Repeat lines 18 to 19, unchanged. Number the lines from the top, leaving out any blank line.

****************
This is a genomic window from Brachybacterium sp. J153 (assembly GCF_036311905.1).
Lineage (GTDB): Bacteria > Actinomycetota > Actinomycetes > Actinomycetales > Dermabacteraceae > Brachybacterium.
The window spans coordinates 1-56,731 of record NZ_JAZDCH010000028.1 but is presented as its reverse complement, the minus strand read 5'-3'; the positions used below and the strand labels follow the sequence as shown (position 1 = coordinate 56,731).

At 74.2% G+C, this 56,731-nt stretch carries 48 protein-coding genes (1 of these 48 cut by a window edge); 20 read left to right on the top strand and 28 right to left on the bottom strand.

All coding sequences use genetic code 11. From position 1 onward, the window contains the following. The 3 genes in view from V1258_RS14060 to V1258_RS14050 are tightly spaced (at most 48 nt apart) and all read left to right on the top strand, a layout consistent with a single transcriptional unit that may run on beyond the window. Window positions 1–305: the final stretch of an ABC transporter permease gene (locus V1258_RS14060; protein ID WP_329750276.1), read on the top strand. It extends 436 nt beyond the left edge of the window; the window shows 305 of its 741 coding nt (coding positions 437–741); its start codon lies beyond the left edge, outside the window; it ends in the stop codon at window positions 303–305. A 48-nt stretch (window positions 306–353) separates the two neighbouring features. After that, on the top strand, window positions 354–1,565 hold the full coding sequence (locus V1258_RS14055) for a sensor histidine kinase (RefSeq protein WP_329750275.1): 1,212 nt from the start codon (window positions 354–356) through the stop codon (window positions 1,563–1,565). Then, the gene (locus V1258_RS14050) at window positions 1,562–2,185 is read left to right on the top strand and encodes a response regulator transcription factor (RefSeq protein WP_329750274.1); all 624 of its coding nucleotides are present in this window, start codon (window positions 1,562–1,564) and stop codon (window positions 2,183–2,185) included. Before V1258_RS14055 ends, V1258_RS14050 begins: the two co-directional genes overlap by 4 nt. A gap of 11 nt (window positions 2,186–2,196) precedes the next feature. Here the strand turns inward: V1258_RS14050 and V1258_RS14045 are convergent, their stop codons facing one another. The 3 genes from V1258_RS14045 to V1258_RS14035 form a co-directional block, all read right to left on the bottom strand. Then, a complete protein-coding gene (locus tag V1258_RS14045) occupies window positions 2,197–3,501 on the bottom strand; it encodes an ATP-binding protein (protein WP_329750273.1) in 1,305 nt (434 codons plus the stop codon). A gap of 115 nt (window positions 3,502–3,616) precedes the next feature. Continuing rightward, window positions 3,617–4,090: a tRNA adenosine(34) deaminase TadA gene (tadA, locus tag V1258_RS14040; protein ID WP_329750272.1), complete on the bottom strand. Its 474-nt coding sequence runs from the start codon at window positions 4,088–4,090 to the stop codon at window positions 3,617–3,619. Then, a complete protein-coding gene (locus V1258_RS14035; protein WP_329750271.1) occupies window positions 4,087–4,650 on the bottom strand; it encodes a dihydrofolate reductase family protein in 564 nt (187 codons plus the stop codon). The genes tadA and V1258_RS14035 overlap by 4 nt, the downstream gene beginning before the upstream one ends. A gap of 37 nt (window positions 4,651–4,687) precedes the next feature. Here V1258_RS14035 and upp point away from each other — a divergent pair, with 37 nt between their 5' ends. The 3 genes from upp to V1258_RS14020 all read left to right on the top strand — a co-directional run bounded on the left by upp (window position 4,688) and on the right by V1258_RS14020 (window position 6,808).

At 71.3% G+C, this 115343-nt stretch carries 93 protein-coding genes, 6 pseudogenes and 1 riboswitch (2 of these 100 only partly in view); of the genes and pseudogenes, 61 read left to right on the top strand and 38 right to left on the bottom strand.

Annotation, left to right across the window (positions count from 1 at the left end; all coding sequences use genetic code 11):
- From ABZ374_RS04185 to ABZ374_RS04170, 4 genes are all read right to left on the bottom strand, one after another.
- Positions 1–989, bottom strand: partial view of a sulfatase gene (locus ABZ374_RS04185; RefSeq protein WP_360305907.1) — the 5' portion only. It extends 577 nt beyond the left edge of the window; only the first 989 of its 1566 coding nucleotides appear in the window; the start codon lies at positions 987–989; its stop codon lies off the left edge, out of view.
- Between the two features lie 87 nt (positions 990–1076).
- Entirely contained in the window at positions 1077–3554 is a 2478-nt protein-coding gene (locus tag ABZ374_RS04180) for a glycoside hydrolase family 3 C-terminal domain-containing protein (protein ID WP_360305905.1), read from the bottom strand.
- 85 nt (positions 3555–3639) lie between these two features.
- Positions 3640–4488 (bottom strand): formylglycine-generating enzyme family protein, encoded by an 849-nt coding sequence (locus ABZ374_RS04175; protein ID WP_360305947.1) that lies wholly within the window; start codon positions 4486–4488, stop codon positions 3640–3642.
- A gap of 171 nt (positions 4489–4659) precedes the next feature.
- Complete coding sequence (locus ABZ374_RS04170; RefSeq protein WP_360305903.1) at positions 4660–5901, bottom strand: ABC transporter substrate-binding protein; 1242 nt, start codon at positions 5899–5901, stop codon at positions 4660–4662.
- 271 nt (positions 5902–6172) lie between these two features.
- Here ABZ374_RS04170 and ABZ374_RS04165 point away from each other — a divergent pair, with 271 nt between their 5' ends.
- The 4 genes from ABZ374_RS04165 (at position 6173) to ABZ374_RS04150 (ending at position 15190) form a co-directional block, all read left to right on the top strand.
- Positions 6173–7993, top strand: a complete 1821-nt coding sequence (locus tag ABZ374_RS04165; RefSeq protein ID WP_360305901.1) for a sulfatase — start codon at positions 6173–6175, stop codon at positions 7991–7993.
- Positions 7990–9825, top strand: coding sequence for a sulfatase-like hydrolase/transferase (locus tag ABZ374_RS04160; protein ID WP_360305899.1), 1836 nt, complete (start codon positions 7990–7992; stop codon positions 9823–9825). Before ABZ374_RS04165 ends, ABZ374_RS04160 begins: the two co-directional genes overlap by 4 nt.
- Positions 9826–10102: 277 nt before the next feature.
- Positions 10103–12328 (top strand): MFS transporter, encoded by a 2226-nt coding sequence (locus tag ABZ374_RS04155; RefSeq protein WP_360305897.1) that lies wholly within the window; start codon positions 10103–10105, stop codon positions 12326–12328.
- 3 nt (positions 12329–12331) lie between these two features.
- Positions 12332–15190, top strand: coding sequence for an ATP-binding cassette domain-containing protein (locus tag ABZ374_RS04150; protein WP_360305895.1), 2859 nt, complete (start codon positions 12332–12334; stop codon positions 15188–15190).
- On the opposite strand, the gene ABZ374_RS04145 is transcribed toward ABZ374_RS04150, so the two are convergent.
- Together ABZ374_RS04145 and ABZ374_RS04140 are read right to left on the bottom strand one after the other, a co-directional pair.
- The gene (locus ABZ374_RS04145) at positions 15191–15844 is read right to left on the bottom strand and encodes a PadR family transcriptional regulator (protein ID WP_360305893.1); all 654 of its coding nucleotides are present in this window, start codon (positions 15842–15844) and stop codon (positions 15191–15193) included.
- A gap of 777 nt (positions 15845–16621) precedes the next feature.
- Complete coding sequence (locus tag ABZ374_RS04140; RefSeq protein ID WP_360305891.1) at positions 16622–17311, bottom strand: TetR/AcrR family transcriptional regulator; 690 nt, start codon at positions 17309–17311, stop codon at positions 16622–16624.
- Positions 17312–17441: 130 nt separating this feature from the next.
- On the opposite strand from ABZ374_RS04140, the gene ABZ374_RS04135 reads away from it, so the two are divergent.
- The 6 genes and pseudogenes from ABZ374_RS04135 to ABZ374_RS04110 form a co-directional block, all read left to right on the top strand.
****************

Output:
- The 4 genes from ABZ374_RS04165 (at position 6173) to ABZ374_RS04150 (ending at position 15190) form a co-directional block, all read left to right on the top strand.
- Positions 6173–7993, top strand: a complete 1821-nt coding sequence (locus tag ABZ374_RS04165; RefSeq protein ID WP_360305901.1) for a sulfatase — start codon at positions 6173–6175, stop codon at positions 7991–7993.